As I said earlier, my guitar teacher, who was good at guitar, wasn’t great at music theory, so you can be a professional musician without being a music theory master.

You can also write music without knowing much about music theory – I started writing songs once I learned four chords on guitar.

You don’t need to know music theory to make music.

That said, there are many advantages of knowing music theory when writing music.

How music theory helps you make music

When you know music theory you will be able to learn new instruments much faster than if you didn’t know music theory.

I’m a rhythm guitar player, but there were a few gigs that I needed to play bass guitar.

I’m not really a good bass player, but because I know music theory I can play bass guitar and play more than just the root note of each chord.

Because I studied music theory, I know how to use non chord tones to make my bass playing a little bit better.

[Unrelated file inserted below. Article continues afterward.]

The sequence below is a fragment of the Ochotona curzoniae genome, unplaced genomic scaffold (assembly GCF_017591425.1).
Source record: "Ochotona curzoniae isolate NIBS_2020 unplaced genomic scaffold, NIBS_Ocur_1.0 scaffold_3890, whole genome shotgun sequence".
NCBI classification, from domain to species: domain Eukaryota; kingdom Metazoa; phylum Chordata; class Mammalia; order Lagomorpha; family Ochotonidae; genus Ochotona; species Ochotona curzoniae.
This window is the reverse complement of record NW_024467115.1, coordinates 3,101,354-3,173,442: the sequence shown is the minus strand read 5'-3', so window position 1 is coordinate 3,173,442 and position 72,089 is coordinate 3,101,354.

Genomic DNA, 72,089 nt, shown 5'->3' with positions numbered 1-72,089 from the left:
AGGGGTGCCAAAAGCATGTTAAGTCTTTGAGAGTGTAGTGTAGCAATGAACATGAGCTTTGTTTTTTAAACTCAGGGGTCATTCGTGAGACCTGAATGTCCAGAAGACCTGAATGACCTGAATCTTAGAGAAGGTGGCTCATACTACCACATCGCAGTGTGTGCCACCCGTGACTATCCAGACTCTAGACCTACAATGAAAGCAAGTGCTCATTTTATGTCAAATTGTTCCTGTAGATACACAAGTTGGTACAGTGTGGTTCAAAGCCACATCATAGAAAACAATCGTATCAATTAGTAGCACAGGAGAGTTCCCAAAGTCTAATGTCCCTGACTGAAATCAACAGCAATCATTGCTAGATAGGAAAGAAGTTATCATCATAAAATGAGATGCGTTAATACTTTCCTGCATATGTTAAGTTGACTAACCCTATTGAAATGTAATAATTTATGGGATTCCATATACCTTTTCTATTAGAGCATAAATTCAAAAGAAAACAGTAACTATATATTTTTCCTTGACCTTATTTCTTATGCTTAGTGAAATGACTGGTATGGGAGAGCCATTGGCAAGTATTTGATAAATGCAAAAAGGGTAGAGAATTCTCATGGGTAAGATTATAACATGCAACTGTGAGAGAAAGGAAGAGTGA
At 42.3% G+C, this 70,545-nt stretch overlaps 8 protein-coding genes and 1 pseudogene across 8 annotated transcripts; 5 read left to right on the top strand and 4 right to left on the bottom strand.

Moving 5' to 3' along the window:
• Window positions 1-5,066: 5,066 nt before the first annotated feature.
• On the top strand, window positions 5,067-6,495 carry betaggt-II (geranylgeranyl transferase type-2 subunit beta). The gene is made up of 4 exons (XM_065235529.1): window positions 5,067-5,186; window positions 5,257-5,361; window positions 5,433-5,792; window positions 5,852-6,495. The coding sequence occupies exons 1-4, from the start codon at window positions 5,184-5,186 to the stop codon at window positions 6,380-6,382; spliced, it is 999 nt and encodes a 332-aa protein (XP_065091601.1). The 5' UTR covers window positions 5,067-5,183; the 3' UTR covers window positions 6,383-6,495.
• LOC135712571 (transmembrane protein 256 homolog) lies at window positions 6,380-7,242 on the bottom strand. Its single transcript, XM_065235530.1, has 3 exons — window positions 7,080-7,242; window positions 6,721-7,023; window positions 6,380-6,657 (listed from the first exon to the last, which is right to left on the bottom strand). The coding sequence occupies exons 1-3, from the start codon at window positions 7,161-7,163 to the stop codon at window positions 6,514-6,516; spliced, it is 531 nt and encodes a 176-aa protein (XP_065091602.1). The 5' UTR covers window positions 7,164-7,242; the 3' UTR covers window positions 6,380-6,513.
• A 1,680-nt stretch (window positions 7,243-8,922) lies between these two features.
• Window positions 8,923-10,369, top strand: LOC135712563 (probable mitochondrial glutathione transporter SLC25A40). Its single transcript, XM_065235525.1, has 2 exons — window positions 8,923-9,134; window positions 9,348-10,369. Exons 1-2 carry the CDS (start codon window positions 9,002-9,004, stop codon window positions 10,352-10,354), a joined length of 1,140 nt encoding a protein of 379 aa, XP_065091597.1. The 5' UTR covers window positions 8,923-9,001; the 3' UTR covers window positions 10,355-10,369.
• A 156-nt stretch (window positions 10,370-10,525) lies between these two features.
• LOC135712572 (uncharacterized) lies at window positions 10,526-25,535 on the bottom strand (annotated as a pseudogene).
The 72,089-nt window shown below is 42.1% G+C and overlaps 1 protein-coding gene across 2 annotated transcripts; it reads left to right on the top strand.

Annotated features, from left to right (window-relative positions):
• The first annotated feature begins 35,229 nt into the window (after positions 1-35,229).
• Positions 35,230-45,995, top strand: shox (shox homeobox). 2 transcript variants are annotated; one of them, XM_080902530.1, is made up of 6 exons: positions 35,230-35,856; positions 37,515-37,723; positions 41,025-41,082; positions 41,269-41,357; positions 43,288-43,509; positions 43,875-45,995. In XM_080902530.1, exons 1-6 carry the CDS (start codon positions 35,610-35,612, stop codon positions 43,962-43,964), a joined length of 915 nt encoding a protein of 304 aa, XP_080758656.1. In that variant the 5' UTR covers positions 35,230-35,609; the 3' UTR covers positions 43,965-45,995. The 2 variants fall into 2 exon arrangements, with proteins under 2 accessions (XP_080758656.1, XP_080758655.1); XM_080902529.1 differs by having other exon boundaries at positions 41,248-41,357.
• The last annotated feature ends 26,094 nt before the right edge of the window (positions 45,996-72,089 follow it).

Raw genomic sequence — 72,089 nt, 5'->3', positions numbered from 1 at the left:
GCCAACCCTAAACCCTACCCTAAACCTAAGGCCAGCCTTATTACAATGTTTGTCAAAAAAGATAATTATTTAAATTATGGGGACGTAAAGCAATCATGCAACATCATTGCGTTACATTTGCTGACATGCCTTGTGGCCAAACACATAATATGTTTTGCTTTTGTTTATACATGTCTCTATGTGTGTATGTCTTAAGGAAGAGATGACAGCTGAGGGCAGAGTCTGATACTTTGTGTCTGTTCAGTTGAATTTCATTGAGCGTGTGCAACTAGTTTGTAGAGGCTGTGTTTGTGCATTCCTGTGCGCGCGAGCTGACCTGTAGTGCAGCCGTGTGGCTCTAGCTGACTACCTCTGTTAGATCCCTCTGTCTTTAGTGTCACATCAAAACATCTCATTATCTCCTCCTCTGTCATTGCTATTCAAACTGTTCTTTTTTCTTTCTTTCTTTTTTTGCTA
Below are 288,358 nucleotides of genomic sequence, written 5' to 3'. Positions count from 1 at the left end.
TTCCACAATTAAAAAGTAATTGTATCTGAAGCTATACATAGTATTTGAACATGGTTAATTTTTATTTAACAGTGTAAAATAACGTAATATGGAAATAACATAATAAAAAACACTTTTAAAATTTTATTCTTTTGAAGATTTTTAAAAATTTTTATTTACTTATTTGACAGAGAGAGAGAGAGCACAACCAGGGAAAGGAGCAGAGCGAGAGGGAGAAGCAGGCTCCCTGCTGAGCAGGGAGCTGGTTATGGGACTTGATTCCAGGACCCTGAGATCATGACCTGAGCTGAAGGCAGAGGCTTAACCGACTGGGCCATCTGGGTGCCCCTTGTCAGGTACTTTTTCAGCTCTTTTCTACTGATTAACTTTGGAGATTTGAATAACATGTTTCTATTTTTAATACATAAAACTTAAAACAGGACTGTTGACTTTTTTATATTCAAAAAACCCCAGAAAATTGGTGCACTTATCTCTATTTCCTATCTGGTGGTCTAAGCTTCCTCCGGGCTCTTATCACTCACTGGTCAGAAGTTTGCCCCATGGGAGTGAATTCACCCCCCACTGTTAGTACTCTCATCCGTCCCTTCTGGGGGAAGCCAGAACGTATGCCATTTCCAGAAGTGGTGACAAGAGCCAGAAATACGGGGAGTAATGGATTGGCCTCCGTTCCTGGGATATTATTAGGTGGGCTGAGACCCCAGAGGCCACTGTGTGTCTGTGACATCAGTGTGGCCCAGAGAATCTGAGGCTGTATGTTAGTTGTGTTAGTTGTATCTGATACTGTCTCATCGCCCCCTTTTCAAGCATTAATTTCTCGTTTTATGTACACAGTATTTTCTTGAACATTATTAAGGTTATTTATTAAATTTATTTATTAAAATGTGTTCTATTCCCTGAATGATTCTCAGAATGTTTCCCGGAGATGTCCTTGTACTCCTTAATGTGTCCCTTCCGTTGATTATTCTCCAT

Another way knowing music theory can help you when making music is knowing music theory helps you turn the ideas in your head into actual music notes fairly easy.

Let’s say that I want to write a rock or pop tune. If that’s the case, I know I should probably start my phrases with a I chord and also use a lot of IV chords and V chords.

Here’s another example. Maybe I want to write a jazz song. I know that I should add a lot of seventh chords and I have to use a V7 chord.

Another advantage of learning music theory is that knowing music theory really helps you when you are talking with other musicians.

Let’s say you go to a jam session. You meet some musicians that you’ve never met before and are about to play a tune. One of the musicians turns to you and says “this is a one, four, five in D.” 

Do you know what that means? If you’ve studied some music theory you should be able to respond with “Sure thing. No problem!”

These are just a few ways how knowing music theory will help you make music.

But how much music theory should you learn? After all, people get PhDs is music theory. Do you really need to know that much music theory?